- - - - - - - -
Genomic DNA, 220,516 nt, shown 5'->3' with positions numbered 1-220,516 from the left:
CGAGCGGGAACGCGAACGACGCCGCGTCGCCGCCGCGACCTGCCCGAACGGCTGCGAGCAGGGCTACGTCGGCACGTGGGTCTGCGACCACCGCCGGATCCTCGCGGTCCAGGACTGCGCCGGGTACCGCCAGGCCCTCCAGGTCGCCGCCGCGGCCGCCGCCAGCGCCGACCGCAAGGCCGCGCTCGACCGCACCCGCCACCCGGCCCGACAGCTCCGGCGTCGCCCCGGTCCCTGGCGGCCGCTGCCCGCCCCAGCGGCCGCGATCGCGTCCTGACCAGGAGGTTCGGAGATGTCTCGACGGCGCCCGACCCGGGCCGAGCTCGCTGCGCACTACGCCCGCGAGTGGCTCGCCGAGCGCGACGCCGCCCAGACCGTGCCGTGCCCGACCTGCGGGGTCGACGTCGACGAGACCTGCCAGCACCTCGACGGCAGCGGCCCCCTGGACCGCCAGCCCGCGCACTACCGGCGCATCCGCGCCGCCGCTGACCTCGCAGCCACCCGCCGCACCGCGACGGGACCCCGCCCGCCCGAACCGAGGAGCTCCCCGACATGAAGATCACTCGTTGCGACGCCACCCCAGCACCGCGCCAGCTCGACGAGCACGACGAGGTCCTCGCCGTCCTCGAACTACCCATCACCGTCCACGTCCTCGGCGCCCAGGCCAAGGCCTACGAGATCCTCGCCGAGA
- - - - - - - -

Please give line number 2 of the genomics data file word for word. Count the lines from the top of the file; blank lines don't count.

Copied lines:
CGAGCGGGAACGCGAACGACGCCGCGTCGCCGCCGCGACCTGCCCGAACGGCTGCGAGCAGGGCTACGTCGGCACGTGGGTCTGCGACCACCGCCGGATCCTCGCGGTCCAGGACTGCGCCGGGTACCGCCAGGCCCTCCAGGTCGCCGCCGCGGCCGCCGCCAGCGCCGACCGCAAGGCCGCGCTCGACCGCACCCGCCACCCGGCCCGACAGCTCCGGCGTCGCCCCGGTCCCTGGCGGCCGCTGCCCGCCCCAGCGGCCGCGATCGCGTCCTGACCAGGAGGTTCGGAGATGTCTCGACGGCGCCCGACCCGGGCCGAGCTCGCTGCGCACTACGCCCGCGAGTGGCTCGCCGAGCGCGACGCCGCCCAGACCGTGCCGTGCCCGACCTGCGGGGTCGACGTCGACGAGACCTGCCAGCACCTCGACGGCAGCGGCCCCCTGGACCGCCAGCCCGCGCACTACCGGCGCATCCGCGCCGCCGCTGACCTCGCAGCCACCCGCCGCACCGCGACGGGACCCCGCCCGCCCGAACCGAGGAGCTCCCCGACATGAAGATCACTCGTTGCGACGCCACCCCAGCACCGCGCCAGCTCGACGAGCACGACGAGGTCCTCGCCGTCCTCGAACTACCCATCACCGTCCACGTCCTCGGCGCCCAGGCCAAGGCCTACGAGATCCTCGCCGAGA